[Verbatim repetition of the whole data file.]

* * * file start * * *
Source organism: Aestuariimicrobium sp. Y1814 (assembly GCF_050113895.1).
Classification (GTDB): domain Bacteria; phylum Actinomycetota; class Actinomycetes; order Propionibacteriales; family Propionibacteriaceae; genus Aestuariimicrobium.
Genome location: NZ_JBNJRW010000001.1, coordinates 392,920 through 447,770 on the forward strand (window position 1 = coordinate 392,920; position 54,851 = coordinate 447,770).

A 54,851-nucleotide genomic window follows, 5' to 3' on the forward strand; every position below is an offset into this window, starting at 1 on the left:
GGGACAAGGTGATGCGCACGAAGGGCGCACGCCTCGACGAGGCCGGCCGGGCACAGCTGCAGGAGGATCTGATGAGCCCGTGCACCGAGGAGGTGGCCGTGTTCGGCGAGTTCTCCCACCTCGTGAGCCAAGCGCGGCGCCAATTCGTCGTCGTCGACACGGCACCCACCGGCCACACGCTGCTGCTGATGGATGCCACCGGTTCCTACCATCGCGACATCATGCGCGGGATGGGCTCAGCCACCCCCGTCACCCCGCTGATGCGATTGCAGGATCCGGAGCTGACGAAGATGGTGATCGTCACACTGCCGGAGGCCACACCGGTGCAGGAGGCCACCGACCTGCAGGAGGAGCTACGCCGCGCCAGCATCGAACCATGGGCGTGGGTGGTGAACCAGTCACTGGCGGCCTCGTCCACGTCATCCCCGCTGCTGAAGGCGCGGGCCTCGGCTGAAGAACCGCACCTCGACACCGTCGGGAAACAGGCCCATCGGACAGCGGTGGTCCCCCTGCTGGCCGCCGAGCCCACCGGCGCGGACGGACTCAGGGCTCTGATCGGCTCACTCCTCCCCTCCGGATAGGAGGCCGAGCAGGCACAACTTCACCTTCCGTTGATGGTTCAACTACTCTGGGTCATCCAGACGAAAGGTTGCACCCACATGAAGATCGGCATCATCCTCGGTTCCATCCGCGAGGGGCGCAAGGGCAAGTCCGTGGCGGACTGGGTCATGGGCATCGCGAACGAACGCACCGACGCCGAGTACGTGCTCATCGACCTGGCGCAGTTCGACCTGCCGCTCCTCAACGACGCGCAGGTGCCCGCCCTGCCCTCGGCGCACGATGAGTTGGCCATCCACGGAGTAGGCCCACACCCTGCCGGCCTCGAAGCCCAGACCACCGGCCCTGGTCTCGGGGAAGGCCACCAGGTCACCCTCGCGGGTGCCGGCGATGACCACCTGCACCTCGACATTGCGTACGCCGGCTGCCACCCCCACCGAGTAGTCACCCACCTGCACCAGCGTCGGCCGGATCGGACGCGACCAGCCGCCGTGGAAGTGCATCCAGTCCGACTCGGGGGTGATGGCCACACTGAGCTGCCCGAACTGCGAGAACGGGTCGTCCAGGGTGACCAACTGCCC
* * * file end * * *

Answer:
Source organism: Aestuariimicrobium sp. Y1814 (assembly GCF_050113895.1).
Classification (GTDB): domain Bacteria; phylum Actinomycetota; class Actinomycetes; order Propionibacteriales; family Propionibacteriaceae; genus Aestuariimicrobium.
Genome location: NZ_JBNJRW010000001.1, coordinates 392,920 through 447,770 on the forward strand (window position 1 = coordinate 392,920; position 54,851 = coordinate 447,770).

A 54,851-nucleotide genomic window follows, 5' to 3' on the forward strand; every position below is an offset into this window, starting at 1 on the left:
GGGACAAGGTGATGCGCACGAAGGGCGCACGCCTCGACGAGGCCGGCCGGGCACAGCTGCAGGAGGATCTGATGAGCCCGTGCACCGAGGAGGTGGCCGTGTTCGGCGAGTTCTCCCACCTCGTGAGCCAAGCGCGGCGCCAATTCGTCGTCGTCGACACGGCACCCACCGGCCACACGCTGCTGCTGATGGATGCCACCGGTTCCTACCATCGCGACATCATGCGCGGGATGGGCTCAGCCACCCCCGTCACCCCGCTGATGCGATTGCAGGATCCGGAGCTGACGAAGATGGTGATCGTCACACTGCCGGAGGCCACACCGGTGCAGGAGGCCACCGACCTGCAGGAGGAGCTACGCCGCGCCAGCATCGAACCATGGGCGTGGGTGGTGAACCAGTCACTGGCGGCCTCGTCCACGTCATCCCCGCTGCTGAAGGCGCGGGCCTCGGCTGAAGAACCGCACCTCGACACCGTCGGGAAACAGGCCCATCGGACAGCGGTGGTCCCCCTGCTGGCCGCCGAGCCCACCGGCGCGGACGGACTCAGGGCTCTGATCGGCTCACTCCTCCCCTCCGGATAGGAGGCCGAGCAGGCACAACTTCACCTTCCGTTGATGGTTCAACTACTCTGGGTCATCCAGACGAAAGGTTGCACCCACATGAAGATCGGCATCATCCTCGGTTCCATCCGCGAGGGGCGCAAGGGCAAGTCCGTGGCGGACTGGGTCATGGGCATCGCGAACGAACGCACCGACGCCGAGTACGTGCTCATCGACCTGGCGCAGTTCGACCTGCCGCTCCTCAACGACGCGCAGGTGCCCGCCCTGCCCTCGGCGCACGATGAGTTGGCCATCCACGGAGTAGGCCCACACCCTGCCGGCCTCGAAGCCCAGACCACCGGCCCTGGTCTCGGGGAAGGCCACCAGGTCACCCTCGCGGGTGCCGGCGATGACCACCTGCACCTCGACATTGCGTACGCCGGCTGCCACCCCCACCGAGTAGTCACCCACCTGCACCAGCGTCGGCCGGATCGGACGCGACCAGCCGCCGTGGAAGTGCATCCAGTCCGACTCGGGGGTGATGGCCACACTGAGCTGCCCGAACTGCGAGAACGGGTCGTCCAGGGTGACCAACTGCCC